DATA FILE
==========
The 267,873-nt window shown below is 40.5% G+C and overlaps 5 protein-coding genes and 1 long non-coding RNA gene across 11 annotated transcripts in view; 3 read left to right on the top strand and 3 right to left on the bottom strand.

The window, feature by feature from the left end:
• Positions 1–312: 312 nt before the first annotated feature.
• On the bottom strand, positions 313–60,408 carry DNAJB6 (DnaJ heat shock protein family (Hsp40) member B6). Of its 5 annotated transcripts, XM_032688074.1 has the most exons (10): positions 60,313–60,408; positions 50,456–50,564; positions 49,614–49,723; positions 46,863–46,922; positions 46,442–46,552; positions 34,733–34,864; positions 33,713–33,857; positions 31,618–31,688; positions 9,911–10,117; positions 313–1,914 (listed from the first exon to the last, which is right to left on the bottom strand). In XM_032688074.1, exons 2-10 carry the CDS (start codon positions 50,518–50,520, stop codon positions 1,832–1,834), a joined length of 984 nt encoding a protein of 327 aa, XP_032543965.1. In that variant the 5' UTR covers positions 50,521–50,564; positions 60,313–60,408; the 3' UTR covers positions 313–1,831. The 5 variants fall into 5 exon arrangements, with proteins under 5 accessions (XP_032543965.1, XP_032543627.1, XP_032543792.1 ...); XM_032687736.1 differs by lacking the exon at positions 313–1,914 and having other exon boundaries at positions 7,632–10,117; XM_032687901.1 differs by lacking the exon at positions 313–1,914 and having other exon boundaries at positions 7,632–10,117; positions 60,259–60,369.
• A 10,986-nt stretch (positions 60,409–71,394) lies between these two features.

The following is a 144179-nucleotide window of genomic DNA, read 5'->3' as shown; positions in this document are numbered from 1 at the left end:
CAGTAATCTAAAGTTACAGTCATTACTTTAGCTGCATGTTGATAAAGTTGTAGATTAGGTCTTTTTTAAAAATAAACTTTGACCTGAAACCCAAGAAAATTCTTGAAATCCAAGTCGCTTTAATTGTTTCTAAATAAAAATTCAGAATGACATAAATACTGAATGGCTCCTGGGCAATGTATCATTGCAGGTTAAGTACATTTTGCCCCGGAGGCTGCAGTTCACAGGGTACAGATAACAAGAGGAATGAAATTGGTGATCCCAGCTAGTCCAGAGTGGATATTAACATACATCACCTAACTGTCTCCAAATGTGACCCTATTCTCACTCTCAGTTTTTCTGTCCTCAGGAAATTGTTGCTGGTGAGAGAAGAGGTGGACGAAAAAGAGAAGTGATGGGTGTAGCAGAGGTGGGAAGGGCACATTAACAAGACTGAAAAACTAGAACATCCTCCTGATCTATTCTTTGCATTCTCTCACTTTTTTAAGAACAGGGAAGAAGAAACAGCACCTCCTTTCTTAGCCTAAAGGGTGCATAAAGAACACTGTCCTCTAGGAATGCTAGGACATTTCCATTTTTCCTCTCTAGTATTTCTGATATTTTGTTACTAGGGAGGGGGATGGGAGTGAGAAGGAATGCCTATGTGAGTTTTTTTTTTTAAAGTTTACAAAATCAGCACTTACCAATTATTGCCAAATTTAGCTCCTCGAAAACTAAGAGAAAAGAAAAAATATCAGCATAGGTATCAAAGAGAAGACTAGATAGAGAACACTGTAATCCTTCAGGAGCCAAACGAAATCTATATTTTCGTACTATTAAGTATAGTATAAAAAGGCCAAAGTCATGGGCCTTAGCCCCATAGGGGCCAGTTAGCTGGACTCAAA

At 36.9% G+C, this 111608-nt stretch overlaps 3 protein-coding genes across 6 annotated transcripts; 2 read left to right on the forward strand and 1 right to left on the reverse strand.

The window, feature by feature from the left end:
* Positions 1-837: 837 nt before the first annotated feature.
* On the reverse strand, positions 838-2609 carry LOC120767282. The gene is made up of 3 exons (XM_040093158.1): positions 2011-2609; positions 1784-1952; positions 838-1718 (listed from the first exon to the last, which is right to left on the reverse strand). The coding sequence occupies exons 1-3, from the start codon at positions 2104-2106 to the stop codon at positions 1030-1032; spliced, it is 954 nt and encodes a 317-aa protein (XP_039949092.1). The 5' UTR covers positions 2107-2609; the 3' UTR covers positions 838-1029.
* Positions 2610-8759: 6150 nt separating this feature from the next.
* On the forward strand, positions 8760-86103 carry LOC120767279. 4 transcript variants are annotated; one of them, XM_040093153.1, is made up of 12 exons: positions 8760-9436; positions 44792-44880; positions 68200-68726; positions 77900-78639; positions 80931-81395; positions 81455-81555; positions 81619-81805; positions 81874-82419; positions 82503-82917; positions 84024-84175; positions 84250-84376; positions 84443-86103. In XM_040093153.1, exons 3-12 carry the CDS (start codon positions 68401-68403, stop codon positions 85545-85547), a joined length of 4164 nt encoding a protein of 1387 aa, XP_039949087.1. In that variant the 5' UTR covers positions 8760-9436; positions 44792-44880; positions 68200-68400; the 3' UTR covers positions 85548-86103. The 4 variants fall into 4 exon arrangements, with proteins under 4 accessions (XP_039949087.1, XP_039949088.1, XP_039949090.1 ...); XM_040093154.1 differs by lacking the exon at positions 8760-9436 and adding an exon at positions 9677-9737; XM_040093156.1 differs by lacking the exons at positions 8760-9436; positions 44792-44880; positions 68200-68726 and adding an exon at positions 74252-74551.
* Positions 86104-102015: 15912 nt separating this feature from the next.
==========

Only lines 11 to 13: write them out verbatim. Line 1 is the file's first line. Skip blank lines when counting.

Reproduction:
* On the reverse strand, positions 838-2609 carry LOC120767282. The gene is made up of 3 exons (XM_040093158.1): positions 2011-2609; positions 1784-1952; positions 838-1718 (listed from the first exon to the last, which is right to left on the reverse strand). The coding sequence occupies exons 1-3, from the start codon at positions 2104-2106 to the stop codon at positions 1030-1032; spliced, it is 954 nt and encodes a 317-aa protein (XP_039949092.1). The 5' UTR covers positions 2107-2609; the 3' UTR covers positions 838-1029.
* Positions 2610-8759: 6150 nt separating this feature from the next.
* On the forward strand, positions 8760-86103 carry LOC120767279. 4 transcript variants are annotated; one of them, XM_040093153.1, is made up of 12 exons: positions 8760-9436; positions 44792-44880; positions 68200-68726; positions 77900-78639; positions 80931-81395; positions 81455-81555; positions 81619-81805; positions 81874-82419; positions 82503-82917; positions 84024-84175; positions 84250-84376; positions 84443-86103. In XM_040093153.1, exons 3-12 carry the CDS (start codon positions 68401-68403, stop codon positions 85545-85547), a joined length of 4164 nt encoding a protein of 1387 aa, XP_039949087.1. In that variant the 5' UTR covers positions 8760-9436; positions 44792-44880; positions 68200-68400; the 3' UTR covers positions 85548-86103. The 4 variants fall into 4 exon arrangements, with proteins under 4 accessions (XP_039949087.1, XP_039949088.1, XP_039949090.1 ...); XM_040093154.1 differs by lacking the exon at positions 8760-9436 and adding an exon at positions 9677-9737; XM_040093156.1 differs by lacking the exons at positions 8760-9436; positions 44792-44880; positions 68200-68726 and adding an exon at positions 74252-74551.